As mentioned, I hadn’t even anticipated testing it for review right then and there. I simply had some edge routing to do, and this tool was easily accessible, not to mention waiting for some hands-on attention. So I figured I’d tackle two tasks with one stone – I’d get my edge routing done, and get some hands-on time before the next step of my project.
Lack of dust collection notwithstanding, I find myself liking Bosch’s new cordless router very much. I have always been fond of their 12V Max tools.
This is the perfect example of what 12V-class cordless power tools can do. You don’t get a wimpy version of an 18V or corded tool, you get a tool designed from the ground up as a compact and capable tool.
Before powering up the router, I was half prepared to retrieve one of my corded routers for the edge routing tasks, but that thought never came back.
Bosch designed the GKF12V-25N for edge routing and trimming tasks, and it seems to handle such work with ease.
Press materials say:
“The Bosch GKF12V-25 Palm Edge Router is all about user convenience and routing precision,” said Charlie Chiappetta, product manager, 12-volt tools, Bosch Power Tools. “This is a handy tool that’s always at the ready. It’s light, it’s maneuverable and it delivers great results. For quick, professional edge routing and trimming, there’s no better tool available.”
While I’ve only used my test sample on a couple of benchtop so far, light, maneuverable, and delivers great results seem to perfectly describe the new Bosch router.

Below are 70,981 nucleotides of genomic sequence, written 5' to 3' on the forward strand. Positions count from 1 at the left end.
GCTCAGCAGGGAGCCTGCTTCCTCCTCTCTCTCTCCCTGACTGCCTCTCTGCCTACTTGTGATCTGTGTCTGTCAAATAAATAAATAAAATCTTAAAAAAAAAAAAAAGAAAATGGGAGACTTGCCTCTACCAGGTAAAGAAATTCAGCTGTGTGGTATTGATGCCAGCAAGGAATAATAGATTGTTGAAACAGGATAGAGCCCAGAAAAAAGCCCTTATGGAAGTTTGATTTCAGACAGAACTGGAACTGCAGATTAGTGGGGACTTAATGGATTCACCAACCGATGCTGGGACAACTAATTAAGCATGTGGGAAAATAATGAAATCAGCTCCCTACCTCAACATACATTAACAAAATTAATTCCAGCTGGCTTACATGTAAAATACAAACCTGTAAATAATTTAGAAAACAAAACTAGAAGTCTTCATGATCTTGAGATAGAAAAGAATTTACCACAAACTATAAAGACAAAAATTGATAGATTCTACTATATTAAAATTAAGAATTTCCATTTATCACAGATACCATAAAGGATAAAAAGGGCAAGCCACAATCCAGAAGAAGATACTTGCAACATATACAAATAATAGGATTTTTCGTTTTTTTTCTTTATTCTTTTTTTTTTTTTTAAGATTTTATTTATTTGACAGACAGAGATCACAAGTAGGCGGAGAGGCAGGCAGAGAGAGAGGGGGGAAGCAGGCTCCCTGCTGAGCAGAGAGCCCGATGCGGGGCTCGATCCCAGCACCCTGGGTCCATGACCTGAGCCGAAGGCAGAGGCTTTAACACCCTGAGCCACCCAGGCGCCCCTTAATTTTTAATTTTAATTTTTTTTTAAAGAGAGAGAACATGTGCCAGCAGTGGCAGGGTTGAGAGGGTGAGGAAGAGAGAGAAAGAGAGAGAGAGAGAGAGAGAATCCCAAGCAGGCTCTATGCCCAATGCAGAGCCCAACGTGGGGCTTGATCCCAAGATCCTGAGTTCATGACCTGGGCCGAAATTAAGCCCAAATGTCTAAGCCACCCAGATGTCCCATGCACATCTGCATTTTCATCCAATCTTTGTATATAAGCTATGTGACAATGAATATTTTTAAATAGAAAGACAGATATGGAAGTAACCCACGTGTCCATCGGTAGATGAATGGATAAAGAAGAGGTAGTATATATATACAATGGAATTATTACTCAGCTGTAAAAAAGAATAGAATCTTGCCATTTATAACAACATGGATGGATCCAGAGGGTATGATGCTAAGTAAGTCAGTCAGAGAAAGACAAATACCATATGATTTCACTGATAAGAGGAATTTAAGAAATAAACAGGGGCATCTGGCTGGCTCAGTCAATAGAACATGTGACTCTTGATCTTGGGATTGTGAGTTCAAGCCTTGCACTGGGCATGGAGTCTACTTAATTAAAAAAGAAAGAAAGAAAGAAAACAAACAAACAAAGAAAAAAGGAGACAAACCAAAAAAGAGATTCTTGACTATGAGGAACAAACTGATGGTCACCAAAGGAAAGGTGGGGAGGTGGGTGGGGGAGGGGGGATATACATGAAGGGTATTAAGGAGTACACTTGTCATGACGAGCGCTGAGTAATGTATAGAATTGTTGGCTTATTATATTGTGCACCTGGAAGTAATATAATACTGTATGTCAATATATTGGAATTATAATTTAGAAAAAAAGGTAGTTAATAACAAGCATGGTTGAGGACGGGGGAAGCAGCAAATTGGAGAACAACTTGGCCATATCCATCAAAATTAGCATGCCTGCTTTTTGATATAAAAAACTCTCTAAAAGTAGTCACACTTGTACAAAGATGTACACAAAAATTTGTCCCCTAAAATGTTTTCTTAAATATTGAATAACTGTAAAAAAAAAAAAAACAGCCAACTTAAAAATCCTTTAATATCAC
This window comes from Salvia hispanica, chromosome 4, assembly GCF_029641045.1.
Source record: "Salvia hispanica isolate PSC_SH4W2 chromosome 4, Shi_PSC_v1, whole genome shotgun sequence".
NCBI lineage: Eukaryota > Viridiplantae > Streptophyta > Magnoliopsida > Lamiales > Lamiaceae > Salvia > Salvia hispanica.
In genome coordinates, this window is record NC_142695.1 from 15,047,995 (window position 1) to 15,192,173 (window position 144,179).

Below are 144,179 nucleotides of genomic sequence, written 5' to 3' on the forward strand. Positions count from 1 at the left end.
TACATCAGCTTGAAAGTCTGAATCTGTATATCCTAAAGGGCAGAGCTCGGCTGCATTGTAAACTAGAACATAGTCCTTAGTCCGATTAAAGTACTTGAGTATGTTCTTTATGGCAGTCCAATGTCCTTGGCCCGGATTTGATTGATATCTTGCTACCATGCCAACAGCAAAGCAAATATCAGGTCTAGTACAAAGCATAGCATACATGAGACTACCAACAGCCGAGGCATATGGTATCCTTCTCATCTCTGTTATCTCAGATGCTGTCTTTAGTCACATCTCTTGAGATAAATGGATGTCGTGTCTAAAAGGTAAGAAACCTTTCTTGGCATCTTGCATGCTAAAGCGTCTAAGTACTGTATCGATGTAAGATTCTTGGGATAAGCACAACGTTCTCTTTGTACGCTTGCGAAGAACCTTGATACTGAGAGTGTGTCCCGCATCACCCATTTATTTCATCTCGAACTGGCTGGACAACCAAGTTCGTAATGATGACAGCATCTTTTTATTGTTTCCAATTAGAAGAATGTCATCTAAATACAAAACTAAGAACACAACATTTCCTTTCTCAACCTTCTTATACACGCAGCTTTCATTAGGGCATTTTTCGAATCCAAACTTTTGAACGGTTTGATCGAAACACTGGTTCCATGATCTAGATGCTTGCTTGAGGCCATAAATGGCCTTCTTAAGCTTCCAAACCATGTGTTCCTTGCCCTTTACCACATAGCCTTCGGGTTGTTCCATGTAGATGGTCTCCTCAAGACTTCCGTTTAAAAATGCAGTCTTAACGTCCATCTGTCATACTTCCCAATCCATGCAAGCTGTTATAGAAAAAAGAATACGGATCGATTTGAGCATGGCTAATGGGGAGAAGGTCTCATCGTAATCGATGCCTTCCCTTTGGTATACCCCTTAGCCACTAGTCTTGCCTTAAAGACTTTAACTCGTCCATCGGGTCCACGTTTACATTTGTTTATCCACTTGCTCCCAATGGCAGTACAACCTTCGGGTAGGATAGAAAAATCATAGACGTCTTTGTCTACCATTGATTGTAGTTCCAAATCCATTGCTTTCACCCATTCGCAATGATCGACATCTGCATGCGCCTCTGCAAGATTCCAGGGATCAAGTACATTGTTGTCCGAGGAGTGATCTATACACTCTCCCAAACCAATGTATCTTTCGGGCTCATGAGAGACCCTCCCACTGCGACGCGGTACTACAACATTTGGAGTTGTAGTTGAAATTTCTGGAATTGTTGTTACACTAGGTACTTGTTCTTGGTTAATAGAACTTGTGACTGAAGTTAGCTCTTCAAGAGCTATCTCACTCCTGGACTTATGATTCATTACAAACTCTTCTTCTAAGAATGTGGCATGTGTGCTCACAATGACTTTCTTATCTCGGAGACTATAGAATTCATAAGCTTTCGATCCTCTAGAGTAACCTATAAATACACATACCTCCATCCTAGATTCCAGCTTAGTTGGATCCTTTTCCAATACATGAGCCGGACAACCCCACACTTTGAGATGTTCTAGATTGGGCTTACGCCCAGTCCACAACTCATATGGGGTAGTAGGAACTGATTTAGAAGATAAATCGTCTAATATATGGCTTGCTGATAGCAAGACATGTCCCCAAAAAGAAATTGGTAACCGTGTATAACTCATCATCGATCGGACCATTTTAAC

Once the tool launches, I might just have to buy a kit to give away, so that I can keep my review sample as a personal tool.
When the tool was announced in Europe, I questioned what they meant by this being a “wireless side cutter.” I also said that I didn’t think this was something I would use.
I am still quite surprised that I liked it so much. Sure, I was excited about it, but as a personal use tool, it’s not quite what I’m used to. But that’s okay, it won’t take the place of my other routers, but it will complement them nicely.
When I wrote a preview post about the router a few months ago, I might have had the impression that it was a lower powered tool that’s only capable of lighter duty tasks. Or at least that’s the feeling I get from rereading my post.
But after using it for some edge routing tasks, I came away with a different impression.
Instead of thinking of it as “only good enough” for certain tasks, I realized that it is somewhat specialized and optimized for such tasks. While I fully intend to explore all of the other kinds of cutting this router can handle, I almost immediately appreciated how perfectly it worked for edge routing.
The balance, the adequate power, the control – this tool was very well matched to the edge routing tasks I used it for. I’d say it’s as if the router had a built-in offset base, but it’s more than that, because the handle grip, ergonomics, and center of mass were all considered with edge routing in mind.
Verdict: I love it!
The only quibble I have is that there’s no native dust collection solution.
Price: $149 for the bare tool
Buy Now(via Amazon)
(I have to double check, but I believe the router is launching this month, June 2018.)
Need a battery and charger?
See Also(Bosch 12V Max Starter Kit via Amazon)
Questions? I’m itching to do more with this router. What do you want to know?
For transparency purposes, this review is NOT part of the sponsorship arrangement I have with Bosch. The forthcoming project coverage will be, though, and you’ll see that discussed at the start and finish of the post just as I’m talking about it here.
Thank you to Bosch for the review sample!